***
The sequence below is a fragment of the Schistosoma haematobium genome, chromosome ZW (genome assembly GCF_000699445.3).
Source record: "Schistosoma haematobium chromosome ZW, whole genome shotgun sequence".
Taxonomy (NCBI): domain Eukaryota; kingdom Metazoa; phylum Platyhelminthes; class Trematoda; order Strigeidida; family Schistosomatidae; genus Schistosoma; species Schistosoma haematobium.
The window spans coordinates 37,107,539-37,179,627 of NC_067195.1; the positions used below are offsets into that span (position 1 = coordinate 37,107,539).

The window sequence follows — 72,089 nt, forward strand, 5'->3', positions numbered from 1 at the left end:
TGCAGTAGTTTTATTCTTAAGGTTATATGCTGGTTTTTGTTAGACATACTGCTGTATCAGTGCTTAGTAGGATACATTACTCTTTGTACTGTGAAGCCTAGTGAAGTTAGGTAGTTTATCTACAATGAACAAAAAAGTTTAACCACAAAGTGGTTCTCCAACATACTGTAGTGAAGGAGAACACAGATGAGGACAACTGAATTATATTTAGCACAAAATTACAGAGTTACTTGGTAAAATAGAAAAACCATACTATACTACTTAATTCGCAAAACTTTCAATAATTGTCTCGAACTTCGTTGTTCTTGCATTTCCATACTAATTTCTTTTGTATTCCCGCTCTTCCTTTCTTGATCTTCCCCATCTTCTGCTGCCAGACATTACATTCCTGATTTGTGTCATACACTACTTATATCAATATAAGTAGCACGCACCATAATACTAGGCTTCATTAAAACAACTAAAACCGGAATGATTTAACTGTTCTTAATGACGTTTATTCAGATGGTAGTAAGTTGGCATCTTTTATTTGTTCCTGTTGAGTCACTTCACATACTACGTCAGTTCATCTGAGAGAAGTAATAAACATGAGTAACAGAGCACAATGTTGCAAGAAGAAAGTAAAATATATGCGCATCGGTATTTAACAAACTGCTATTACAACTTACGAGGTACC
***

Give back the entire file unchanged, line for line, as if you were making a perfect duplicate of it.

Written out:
The sequence below is a fragment of the Schistosoma haematobium genome, chromosome ZW (genome assembly GCF_000699445.3).
Source record: "Schistosoma haematobium chromosome ZW, whole genome shotgun sequence".
Taxonomy (NCBI): domain Eukaryota; kingdom Metazoa; phylum Platyhelminthes; class Trematoda; order Strigeidida; family Schistosomatidae; genus Schistosoma; species Schistosoma haematobium.
The window spans coordinates 37,107,539-37,179,627 of NC_067195.1; the positions used below are offsets into that span (position 1 = coordinate 37,107,539).

The window sequence follows — 72,089 nt, forward strand, 5'->3', positions numbered from 1 at the left end:
TGCAGTAGTTTTATTCTTAAGGTTATATGCTGGTTTTTGTTAGACATACTGCTGTATCAGTGCTTAGTAGGATACATTACTCTTTGTACTGTGAAGCCTAGTGAAGTTAGGTAGTTTATCTACAATGAACAAAAAAGTTTAACCACAAAGTGGTTCTCCAACATACTGTAGTGAAGGAGAACACAGATGAGGACAACTGAATTATATTTAGCACAAAATTACAGAGTTACTTGGTAAAATAGAAAAACCATACTATACTACTTAATTCGCAAAACTTTCAATAATTGTCTCGAACTTCGTTGTTCTTGCATTTCCATACTAATTTCTTTTGTATTCCCGCTCTTCCTTTCTTGATCTTCCCCATCTTCTGCTGCCAGACATTACATTCCTGATTTGTGTCATACACTACTTATATCAATATAAGTAGCACGCACCATAATACTAGGCTTCATTAAAACAACTAAAACCGGAATGATTTAACTGTTCTTAATGACGTTTATTCAGATGGTAGTAAGTTGGCATCTTTTATTTGTTCCTGTTGAGTCACTTCACATACTACGTCAGTTCATCTGAGAGAAGTAATAAACATGAGTAACAGAGCACAATGTTGCAAGAAGAAAGTAAAATATATGCGCATCGGTATTTAACAAACTGCTATTACAACTTACGAGGTACC